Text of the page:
yemen

A Saudi-led blockade of Yemen continues to exacerbate a humanitarian crisis that aid groups are calling the most severe in decades.

The Trump administration is updating its travel ban, just hours before it was set to expire. In a proclamation signed by President Trump on Sunday, the travel restrictions now include eight countries, a couple of which are not majority-Muslim, as had been the case with all the nations in the original ban.

A top U.S. military official told the Senate Armed Services Committee on Thursday that he accepts "full responsibility" for the widely criticized U.S. ground raid into Yemen in late January.

At the same time, Gen. Joseph Votel, the head of U.S. Central Command, said he was "satisfied" after a review found that the tragic outcome of the raid was not a result of "incompetence or poor decision-making or poor judgment."

The Trump administration continued to play loose with facts in week three.

President Trump took aim at one of his favorite targets — the media — accusing them of not reporting terrorist attacks. The very list of attacks the White House released hours later contradicted those claims.

Trump again cited incorrect statistics on the country's murder rate, though a day later he did use the right numbers.

Press secretary Sean Spicer had his own "Bowling Green massacre" moment when he referred multiple times to a terrorist attack in Atlanta that never happened.

Barack Obama spent much of his tenure scaling back the high-profile "war on terror" he inherited from George W. Bush. In a few short days, President Trump has again set the U.S. on a more visible and confrontational course in dealing with the threat of terrorism.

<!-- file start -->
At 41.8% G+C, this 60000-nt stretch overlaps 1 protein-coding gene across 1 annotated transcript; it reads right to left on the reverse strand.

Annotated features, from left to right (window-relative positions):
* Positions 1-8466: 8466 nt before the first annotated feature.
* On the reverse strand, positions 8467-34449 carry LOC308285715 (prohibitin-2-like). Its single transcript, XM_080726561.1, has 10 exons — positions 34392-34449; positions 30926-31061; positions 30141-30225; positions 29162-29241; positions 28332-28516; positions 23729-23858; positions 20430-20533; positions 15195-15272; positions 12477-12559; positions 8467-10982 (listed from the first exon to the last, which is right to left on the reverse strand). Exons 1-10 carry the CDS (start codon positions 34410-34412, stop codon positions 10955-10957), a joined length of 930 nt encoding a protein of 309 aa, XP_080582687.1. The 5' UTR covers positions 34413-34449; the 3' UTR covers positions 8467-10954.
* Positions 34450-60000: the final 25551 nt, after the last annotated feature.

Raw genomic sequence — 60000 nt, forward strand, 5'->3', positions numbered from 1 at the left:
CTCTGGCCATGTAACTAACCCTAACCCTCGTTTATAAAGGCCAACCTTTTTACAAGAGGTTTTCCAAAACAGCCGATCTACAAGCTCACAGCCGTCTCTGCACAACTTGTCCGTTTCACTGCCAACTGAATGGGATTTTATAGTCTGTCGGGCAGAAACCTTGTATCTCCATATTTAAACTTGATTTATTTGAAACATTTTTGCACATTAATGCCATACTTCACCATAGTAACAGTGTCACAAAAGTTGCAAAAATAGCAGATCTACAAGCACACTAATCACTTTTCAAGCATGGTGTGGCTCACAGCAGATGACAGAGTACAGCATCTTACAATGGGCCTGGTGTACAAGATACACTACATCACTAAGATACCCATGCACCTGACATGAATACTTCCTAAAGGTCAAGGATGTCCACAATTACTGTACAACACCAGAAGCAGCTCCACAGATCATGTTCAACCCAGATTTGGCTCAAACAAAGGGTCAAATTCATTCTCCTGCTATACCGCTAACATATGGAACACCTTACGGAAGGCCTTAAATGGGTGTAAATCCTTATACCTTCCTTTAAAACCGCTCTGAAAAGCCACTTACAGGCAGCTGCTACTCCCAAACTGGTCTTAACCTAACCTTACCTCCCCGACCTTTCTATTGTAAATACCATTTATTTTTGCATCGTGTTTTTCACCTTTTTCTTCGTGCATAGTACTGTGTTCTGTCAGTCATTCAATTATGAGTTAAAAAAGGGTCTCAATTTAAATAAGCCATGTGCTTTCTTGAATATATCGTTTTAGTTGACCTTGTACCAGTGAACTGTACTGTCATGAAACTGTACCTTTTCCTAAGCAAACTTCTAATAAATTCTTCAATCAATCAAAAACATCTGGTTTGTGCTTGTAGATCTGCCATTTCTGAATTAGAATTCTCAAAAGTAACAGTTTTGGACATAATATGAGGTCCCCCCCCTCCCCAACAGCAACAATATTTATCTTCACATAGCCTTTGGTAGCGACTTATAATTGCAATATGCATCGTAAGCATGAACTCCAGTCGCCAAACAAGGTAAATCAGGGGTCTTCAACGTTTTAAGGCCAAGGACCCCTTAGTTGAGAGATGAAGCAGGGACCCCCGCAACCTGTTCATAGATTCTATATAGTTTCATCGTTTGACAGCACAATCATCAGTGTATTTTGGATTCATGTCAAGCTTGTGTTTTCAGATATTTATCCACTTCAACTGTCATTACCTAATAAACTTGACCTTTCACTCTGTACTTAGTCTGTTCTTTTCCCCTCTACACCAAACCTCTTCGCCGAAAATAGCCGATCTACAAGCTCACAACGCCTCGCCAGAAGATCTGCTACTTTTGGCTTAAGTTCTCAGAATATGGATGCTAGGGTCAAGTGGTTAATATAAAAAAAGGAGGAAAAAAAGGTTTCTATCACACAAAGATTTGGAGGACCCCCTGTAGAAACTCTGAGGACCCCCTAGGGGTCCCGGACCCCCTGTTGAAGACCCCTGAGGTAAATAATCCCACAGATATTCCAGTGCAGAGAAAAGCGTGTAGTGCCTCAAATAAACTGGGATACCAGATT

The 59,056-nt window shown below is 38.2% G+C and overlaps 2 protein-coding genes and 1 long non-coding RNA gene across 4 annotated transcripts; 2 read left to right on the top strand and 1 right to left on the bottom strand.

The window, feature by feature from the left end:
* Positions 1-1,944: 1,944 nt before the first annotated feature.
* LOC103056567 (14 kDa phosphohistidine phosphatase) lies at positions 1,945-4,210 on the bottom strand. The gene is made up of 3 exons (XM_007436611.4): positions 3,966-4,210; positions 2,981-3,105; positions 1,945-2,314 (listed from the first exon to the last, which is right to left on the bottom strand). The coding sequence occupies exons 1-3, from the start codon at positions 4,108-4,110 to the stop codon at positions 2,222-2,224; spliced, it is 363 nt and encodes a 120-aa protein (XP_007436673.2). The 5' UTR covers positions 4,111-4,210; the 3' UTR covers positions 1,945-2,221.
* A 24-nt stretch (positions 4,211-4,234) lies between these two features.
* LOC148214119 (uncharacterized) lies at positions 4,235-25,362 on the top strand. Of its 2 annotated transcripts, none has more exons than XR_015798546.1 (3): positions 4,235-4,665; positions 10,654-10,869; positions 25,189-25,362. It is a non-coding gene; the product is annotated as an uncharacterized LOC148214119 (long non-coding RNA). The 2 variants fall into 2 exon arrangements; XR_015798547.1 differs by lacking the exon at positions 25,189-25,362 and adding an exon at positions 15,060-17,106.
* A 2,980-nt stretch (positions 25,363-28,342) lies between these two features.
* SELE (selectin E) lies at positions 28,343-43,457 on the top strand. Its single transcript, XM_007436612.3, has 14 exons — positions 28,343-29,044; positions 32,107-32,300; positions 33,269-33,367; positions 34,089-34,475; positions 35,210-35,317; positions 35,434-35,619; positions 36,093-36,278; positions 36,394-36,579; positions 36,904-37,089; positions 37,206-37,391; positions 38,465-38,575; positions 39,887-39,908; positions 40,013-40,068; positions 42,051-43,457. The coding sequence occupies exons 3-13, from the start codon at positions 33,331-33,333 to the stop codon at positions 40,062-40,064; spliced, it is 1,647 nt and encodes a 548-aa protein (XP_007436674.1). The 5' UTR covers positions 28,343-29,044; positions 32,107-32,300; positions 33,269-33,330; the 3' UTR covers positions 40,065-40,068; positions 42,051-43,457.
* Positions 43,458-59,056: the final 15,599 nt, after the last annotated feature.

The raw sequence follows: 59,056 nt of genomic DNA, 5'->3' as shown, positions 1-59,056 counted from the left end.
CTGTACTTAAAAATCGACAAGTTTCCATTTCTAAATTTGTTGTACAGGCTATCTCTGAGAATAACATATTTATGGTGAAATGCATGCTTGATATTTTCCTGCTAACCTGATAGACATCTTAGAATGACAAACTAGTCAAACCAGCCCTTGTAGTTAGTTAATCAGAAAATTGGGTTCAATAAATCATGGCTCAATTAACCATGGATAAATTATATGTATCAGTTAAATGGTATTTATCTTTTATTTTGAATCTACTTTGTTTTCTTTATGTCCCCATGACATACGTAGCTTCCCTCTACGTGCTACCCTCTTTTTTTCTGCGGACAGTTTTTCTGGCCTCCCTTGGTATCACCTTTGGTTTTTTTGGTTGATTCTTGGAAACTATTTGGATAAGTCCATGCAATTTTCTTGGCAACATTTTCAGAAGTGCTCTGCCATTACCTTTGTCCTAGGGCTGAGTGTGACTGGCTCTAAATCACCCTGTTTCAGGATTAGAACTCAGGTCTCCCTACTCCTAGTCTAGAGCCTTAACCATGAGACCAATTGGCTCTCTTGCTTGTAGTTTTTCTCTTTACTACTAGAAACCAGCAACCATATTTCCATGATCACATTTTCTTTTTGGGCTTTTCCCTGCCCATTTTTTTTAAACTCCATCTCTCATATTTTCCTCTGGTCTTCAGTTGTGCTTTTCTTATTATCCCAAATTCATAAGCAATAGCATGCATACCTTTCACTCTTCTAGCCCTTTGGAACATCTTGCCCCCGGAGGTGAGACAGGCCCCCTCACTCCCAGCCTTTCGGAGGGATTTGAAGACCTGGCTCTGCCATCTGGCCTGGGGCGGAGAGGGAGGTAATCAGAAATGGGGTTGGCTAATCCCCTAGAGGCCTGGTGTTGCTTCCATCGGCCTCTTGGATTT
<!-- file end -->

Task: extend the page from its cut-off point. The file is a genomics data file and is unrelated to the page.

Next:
Trump has temporarily frozen immigration from seven mostly Muslim countries, igniting protests outside the White House and at airports around the country.

The U.S. launched missiles at three radar installations in rebel-controlled areas of Yemen late Wednesday. It's the first time that the U.S. has carried out strikes against the Houthi rebels during the conflict in Yemen.

This comes after missiles were fired from Yemen's coast at U.S. Navy destroyer USS Mason on two separate occasions in four days.

The ship was able to deploy "defensive countermeasures," according to a statement from Pentagon press secretary Peter Cook, and there was "no damage to the ship or its crew."

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RENEE MONTAGNE, HOST:

Throughout his tenure, President Obama has made it clear he has no appetite for involving the United States in another Middle East conflict. Yet the U.S. is bombing daily in Syria and Iraq. And in a separate conflict that's receiving far less attention, the U.S. is increasingly embroiled in Yemen.